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Testing Your Conversion Marketing Strategy

Instructor: Kyle Aken

Kyle is a journalist and marketer that has taught writing to a number of different children and adults after graduating from college with a degree in Journalism. He has a passion for not just the written word, but for finding the universal truths of the world.

Conversion marketing relies on people performing a desired action online. Selecting the right conversion strategy can be tricky, but through analyzing and testing conversion rates, marketers can track the successful and failing methods.

Definition

Ever buy anything online? Where did you start? Did you click on an ad on an impulse? Open an email with a coupon and follow the link? Or maybe you knew what you wanted to buy and did extensive research to find the right provider. Either way, the website had to have used some conversion tactics to get you there.

In internet marketing, conversion is getting a potential customer to react in a way desired by the marketing team. Any of the following could therefore be considered a conversion:

  • Opening an e-mail
  • Opening a link within the e-mail
  • Examining the content of a webpage
  • Purchasing a provided good or service (typically the ultimate goal of a marketing departments)

So, it can be said that conversion marketing deals with a succession of reactions to marketing actions that will end up as leads as well as sales.

Drawing in Customers

Getting a conversion can depend on many factors from sales pitch to website design to specialized online marketing campaigns. The goal is usually more sales, a good Return on Investment (ROI), and no lost customers.

The most effective methods of conversion depends on the business. For example, some websites make money through selling of a product. This type of business will focus on sale conversions.

Other websites make more profit from advertisements on their webpage, so the ideal conversions for them will be high numbers of visitors clicking on the ads. Regardless of which conversion is ideal, these are all actions taken by consumers that have been prompted through various forms of conversion marketing.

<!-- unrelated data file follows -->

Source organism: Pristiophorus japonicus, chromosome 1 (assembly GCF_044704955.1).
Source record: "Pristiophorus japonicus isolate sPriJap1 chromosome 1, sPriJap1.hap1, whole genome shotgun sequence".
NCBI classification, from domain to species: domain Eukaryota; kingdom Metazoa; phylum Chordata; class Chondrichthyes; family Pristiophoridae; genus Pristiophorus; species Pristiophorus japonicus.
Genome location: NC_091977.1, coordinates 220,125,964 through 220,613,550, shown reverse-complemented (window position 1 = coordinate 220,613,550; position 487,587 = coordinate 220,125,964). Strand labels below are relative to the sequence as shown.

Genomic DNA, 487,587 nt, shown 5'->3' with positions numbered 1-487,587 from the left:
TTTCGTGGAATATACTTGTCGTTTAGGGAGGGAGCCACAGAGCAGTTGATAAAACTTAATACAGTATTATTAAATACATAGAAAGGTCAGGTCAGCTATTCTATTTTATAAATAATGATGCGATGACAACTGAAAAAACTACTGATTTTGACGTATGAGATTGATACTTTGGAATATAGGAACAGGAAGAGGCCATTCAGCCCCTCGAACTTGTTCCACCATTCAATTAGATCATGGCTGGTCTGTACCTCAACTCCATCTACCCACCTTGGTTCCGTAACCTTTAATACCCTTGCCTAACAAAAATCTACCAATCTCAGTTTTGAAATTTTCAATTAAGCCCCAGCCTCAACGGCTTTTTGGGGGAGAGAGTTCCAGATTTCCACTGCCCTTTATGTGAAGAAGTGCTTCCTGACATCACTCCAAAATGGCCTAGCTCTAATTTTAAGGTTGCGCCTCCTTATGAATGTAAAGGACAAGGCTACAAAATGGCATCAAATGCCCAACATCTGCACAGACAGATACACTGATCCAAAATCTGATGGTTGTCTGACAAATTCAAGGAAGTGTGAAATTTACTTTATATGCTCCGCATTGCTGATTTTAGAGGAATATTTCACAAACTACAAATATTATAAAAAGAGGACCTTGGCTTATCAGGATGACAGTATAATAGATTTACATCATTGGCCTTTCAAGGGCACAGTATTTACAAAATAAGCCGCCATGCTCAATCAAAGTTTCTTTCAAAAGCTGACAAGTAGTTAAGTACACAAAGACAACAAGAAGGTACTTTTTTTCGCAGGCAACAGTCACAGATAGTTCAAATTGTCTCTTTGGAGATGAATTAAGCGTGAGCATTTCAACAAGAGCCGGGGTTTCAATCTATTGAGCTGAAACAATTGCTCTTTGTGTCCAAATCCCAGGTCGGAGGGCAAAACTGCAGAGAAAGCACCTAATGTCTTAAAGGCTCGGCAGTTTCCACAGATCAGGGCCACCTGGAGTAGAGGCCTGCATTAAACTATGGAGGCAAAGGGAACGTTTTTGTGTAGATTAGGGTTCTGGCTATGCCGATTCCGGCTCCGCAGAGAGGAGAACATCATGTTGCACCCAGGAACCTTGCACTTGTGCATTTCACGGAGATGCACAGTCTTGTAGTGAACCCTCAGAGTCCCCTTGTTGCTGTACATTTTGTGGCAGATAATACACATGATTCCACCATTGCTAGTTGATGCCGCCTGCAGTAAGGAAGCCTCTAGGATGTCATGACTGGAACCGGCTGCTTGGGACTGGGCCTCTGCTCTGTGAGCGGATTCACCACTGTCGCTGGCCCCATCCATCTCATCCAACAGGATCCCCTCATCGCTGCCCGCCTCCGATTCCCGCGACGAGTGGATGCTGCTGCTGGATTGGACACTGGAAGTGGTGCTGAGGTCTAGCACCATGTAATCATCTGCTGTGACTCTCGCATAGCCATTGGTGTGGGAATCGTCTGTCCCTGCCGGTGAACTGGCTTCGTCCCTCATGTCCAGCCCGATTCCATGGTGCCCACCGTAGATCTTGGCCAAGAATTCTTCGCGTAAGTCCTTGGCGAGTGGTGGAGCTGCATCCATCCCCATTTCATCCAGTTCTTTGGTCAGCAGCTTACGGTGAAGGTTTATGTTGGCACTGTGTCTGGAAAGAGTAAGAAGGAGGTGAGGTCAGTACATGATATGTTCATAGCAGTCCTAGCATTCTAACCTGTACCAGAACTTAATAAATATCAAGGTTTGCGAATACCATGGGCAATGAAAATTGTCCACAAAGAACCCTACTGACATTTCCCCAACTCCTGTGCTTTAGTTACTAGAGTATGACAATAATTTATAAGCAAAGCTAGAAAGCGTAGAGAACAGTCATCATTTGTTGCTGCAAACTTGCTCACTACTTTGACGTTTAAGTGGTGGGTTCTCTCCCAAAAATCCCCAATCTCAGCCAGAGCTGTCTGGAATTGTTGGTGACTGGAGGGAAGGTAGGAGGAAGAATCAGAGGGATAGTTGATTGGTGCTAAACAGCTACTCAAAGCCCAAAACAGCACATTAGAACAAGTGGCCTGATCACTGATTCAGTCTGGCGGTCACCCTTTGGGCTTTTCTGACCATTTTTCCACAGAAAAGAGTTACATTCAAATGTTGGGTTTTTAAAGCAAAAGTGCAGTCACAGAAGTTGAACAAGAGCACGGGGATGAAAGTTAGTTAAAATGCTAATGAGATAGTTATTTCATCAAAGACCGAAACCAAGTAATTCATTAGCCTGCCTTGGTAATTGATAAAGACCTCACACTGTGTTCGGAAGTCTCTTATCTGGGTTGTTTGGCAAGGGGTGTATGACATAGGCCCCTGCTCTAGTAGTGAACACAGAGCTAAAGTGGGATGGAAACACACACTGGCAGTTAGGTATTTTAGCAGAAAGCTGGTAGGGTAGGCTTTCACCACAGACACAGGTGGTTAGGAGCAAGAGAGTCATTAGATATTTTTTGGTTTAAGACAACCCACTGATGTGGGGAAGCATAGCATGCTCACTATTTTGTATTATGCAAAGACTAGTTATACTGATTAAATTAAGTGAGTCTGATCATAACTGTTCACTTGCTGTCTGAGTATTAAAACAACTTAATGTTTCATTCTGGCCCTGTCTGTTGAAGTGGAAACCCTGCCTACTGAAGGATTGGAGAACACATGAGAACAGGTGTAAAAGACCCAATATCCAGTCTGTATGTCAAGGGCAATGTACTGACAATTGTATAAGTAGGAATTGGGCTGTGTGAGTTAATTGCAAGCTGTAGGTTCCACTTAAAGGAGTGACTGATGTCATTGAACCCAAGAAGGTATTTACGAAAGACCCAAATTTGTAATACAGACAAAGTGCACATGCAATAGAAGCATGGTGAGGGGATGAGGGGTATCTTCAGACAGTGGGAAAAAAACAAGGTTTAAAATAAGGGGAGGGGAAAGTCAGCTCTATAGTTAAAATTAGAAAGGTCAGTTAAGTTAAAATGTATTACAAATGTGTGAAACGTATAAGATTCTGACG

Just getting visitors to stay on your site can be where successful online conversion marketing begins. It takes the average consumer around eight seconds to decide whether they will remain on a webpage. For this reason, getting prospective customers to go to and stay on a webpage is the first and foremost conversion for many business's websites. High bounce rates are a clear indicator of a lack of conversion.

Preparing for Conversion Marketing Strategies

Conversion methods can vary between products versus services or even with physical products versus digital products (i.e. downloadable products). The specific purchase process that a company's customers take part in is the most important factor in determining conversion strategies.

Another factor to determine strategy is the amount of research that a consumer is likely to do before purchasing.

Business to business deals will also have varying conversion methods. In this case, a webpage may offer more benefits with branding rather than sales conversions. A visit to their webpage can still be considered a conversion that will inevitably lead to a sale offline.

Ease of navigation throughout a website is of particular importance - the last thing any consumer wants to do is waste time trying to locate pertinent information or waiting for poorly coded pages to load. Internal searches should also provide the most relevant sections of a website. Make sure the landing page appealing - attractive, but not too flashy. A great website development/design team is therefore very important to any business's marketing department.

Once the customer's actions have been evaluated and determined, the types of conversions necessary will become clearer, and marketers can select whichever conversion methods will bring the most profit.

Conversion Rate Optimization

Keep track of your conversion rates to achieve conversion rate optimization (CRO). This is the process of analyzing feedback from visitors to increase performance of any given website. The goal conversion rate of any website is a standard 61.99%.

Or you can measure the standard conversion rate by different and specific goals. Say you want the consumer to

  1. Visit the homepage
  2. Visit the Newsletter signup page
  3. Visit the Order Confirmation page

The conversion rate for each individual goal is totaled with the other goals to get the overall website conversion rate. So, if you got 20%, 15%, and 5% conversions on each page respectively, you'd have a 40% conversion rate.

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